Welcome to a new weekly series here at We Love DC, the Redskins Cheat Sheet. Whether celebrating triumphs or swearing profusely over frustrating defeats, the Redskins take up a lot of the Monday Morning water cooler chatter in offices around town. Of course, lots of people have better things to do on Sundays, but if you want to follow along to those, here’s your quick guide to ‘Skins Banter.
A much bigger recap is coming later on today, so I will not steal all the thunder on writing up a gamer on yesterday’s overtime loss to the Houston Texans. Here’s three quick points to keep in mind to fake your way through any conversations that may come up.
Bullet Point 1: Houston is a better team than they’ve been in their first seasons in the league, and their ability to score points through the air and ground was showcased in the second half as Matt Schaub quarterbacked his team to the road victory. The linebackers and defensive line kept Arian Foster in check running, but the secondary wasn’t playing up enough on Houston’s outstanding receiving corps and the Texans were able to come back to force overtime mainly through the air raid attack.
Bullet Point 2: The Redskins showed some life on offense for the first time – legitimately – in the last few seasons, but only in passing the ball. New QB1 Donovan McNabb played well, but even though he was moving the ball nicely for the team, the running game was nearly non-existent. There may have been a better chance to control the fourth quarter if the line could have sprung some more room for Portis/LJ, and it probably also would have been nice if they were able to get a few more yards in overtime instead of asking second-year kicker Graham Gano to try a 52-yarder for the win.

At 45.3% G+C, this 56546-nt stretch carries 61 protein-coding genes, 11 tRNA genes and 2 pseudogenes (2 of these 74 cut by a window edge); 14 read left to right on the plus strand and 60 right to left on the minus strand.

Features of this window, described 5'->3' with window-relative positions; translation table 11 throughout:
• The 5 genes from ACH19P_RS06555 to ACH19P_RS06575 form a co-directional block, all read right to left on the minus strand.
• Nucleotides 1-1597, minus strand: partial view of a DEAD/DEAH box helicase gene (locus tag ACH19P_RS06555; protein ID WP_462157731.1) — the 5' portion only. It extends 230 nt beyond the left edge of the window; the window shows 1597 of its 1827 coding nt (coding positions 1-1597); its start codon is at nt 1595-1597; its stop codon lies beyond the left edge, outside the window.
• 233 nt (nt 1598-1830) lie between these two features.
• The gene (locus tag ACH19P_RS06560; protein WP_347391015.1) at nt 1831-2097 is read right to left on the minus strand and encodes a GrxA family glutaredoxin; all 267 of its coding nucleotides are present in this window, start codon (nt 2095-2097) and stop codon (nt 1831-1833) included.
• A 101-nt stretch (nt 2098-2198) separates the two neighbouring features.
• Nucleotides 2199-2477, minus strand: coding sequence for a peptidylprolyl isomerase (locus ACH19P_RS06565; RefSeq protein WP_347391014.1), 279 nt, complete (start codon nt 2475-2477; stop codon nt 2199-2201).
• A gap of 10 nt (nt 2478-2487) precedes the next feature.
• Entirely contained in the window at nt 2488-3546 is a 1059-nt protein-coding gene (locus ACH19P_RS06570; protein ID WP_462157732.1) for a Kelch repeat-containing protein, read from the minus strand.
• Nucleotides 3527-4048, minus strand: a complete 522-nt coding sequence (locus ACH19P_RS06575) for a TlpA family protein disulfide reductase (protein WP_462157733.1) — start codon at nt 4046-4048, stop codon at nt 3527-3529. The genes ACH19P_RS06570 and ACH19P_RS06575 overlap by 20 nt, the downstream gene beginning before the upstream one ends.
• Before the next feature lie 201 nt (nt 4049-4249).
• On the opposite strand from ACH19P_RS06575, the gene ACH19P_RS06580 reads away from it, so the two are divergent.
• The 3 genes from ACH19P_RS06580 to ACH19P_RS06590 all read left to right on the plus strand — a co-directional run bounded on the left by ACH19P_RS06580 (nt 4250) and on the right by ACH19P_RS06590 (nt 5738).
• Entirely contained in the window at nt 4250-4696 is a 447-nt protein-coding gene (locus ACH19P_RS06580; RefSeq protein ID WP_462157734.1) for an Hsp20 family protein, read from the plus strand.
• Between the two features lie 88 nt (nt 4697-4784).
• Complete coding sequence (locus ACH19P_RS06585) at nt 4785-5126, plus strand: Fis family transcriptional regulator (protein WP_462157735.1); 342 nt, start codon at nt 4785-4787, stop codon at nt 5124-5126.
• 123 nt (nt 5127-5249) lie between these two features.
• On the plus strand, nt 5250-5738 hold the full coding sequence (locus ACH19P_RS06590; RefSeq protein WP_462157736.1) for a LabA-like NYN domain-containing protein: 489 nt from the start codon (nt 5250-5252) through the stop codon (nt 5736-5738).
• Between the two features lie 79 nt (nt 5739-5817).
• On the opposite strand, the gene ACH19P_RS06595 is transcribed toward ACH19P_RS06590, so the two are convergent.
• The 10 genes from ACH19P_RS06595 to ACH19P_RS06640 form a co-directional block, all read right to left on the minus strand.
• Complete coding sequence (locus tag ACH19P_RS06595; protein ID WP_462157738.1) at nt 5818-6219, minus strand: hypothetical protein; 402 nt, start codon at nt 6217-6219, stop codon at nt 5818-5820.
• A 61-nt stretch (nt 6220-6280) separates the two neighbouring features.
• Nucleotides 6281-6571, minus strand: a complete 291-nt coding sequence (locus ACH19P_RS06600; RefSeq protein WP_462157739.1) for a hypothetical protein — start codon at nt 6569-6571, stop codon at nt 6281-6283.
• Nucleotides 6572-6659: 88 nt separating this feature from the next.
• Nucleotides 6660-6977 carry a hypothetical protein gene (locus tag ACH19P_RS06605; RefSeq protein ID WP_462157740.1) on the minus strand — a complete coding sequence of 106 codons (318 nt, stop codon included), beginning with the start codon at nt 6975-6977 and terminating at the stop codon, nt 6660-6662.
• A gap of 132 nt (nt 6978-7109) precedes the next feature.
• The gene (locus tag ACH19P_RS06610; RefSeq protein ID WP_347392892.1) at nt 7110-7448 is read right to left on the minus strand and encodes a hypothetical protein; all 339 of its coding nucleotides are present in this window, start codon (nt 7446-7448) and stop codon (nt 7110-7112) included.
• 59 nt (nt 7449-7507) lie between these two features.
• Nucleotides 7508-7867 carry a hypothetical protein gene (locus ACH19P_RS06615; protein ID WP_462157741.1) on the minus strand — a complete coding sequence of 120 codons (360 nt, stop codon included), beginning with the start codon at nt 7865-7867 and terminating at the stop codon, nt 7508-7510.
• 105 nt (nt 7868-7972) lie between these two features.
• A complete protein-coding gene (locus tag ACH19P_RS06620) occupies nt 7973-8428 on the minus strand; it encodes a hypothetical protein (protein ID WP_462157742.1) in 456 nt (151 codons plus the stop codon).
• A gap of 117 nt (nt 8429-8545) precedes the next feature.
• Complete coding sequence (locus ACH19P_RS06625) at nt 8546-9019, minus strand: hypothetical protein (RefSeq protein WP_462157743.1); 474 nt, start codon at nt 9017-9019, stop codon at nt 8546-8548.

Bullet Point 3: NFL’s overtime rules stink something terrible. Gano kicking a 52-yarder was not necessarily the best football decision, but the situation in the sudden death/determined by coin flip rules forced it a little. Yes, unlike some overtime games, the team that won didn’t earn their victory on the first possession, but while each team had different outcomes the first time they touched the ball (Houston punting instead of kicking the long field goal, and the aforementioned miss for Gano), Washington never got a chance to trot their offense out again to match Houston’s second drive. It’s a team game that shouldn’t be determined on random chance…and don’t get me started on ties in football that can only happen in the NFL.
And there’s your cheat sheet. Happy Monday, Washington.